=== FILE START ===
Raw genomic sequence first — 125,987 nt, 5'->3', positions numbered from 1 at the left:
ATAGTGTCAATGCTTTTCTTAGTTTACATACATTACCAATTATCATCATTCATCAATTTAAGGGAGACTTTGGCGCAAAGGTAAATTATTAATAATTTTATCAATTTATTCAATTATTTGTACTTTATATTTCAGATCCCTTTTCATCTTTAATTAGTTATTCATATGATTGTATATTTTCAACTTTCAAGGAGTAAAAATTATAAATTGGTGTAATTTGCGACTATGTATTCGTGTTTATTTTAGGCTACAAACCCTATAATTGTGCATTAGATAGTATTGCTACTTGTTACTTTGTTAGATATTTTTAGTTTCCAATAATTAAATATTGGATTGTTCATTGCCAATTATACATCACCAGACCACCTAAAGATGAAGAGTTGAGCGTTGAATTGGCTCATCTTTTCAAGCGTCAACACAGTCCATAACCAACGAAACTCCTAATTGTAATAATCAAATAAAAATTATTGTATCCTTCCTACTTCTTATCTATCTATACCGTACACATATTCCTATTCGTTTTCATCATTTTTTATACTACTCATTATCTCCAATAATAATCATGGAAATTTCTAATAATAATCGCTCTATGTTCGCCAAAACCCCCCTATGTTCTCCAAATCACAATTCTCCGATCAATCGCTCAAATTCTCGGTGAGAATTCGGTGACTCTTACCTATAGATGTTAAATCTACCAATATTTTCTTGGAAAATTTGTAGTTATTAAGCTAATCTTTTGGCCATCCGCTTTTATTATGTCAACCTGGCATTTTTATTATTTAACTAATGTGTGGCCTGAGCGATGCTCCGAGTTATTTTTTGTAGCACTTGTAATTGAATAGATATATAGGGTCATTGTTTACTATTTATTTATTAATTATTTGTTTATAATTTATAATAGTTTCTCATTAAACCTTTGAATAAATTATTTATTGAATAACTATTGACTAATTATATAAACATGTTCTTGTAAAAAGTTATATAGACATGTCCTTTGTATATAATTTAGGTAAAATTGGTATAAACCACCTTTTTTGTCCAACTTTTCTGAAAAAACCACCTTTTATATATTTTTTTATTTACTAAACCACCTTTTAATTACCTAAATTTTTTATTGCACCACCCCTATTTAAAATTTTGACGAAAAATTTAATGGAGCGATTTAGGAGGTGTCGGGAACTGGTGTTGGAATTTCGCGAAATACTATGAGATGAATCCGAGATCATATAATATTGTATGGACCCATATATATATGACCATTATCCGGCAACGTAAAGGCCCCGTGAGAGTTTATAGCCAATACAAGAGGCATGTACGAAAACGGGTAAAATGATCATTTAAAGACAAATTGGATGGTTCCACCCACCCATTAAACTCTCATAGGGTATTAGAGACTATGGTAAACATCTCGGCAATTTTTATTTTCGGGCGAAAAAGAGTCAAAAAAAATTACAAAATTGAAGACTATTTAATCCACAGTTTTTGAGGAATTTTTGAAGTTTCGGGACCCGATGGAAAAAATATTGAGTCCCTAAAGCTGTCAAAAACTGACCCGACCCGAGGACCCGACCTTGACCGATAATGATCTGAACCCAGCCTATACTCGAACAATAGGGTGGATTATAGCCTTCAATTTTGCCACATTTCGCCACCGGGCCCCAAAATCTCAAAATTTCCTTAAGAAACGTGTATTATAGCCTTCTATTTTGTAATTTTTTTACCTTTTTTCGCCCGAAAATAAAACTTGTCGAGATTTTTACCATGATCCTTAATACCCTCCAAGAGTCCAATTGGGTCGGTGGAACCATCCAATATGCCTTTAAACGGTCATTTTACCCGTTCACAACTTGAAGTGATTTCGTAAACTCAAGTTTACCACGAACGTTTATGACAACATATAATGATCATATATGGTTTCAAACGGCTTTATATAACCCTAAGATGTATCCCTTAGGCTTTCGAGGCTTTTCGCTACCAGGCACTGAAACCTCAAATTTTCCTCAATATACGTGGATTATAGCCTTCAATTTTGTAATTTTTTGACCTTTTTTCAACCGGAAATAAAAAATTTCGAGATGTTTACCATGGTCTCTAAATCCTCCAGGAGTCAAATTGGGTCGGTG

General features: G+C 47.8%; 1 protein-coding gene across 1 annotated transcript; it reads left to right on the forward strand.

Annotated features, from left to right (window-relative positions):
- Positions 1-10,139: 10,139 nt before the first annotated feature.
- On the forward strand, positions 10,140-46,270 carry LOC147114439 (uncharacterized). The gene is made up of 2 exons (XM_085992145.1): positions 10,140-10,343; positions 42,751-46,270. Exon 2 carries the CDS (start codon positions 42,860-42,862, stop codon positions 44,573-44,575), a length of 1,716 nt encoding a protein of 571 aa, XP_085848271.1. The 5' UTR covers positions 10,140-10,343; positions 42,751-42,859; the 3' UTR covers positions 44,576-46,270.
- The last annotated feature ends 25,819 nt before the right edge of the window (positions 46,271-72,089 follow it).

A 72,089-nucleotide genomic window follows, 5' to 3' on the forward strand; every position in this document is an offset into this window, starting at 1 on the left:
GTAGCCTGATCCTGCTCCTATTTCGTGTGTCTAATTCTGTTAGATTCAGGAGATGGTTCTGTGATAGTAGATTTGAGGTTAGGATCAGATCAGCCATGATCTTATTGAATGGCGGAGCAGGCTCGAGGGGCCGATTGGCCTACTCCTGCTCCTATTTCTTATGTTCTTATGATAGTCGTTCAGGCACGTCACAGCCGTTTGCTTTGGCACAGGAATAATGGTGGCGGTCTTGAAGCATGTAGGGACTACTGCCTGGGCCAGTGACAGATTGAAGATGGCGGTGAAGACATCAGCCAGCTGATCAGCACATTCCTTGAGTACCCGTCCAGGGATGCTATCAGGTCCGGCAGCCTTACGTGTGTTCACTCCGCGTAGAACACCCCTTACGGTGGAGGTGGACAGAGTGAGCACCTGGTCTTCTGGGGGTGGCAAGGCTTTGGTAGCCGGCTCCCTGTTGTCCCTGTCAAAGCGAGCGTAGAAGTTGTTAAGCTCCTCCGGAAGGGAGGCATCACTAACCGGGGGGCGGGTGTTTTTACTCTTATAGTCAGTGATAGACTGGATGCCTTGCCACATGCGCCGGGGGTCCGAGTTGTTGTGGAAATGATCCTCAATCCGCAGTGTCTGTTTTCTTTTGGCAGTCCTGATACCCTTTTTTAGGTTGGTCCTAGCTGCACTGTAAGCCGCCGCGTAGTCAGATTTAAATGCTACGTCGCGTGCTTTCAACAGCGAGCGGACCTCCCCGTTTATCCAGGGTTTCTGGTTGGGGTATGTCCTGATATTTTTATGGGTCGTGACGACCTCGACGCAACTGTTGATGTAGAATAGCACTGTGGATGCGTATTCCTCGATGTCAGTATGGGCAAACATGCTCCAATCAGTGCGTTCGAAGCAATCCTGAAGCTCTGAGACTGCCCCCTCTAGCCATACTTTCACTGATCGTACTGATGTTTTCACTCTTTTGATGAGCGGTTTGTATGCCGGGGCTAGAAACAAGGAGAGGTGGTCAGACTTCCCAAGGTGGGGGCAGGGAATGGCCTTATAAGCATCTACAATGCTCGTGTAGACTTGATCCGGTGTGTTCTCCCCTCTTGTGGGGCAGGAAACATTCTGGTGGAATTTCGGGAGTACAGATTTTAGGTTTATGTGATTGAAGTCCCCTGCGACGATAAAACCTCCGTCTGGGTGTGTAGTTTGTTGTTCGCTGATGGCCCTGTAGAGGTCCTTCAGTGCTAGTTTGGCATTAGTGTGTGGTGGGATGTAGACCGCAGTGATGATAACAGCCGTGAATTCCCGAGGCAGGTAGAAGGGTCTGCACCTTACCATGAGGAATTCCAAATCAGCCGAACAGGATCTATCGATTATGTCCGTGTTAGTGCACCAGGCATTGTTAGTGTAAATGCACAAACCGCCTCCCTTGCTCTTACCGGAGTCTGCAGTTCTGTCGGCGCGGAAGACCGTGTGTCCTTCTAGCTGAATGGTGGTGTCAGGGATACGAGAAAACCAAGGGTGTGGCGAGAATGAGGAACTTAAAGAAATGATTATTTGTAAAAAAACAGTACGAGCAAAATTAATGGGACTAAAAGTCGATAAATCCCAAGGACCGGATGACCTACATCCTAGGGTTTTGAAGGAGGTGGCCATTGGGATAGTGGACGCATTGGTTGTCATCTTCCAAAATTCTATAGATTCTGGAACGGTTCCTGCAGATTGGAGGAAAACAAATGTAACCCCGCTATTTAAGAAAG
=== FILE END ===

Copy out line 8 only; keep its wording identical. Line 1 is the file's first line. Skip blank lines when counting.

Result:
A 72,089-nucleotide genomic window follows, 5' to 3' on the forward strand; every position in this document is an offset into this window, starting at 1 on the left: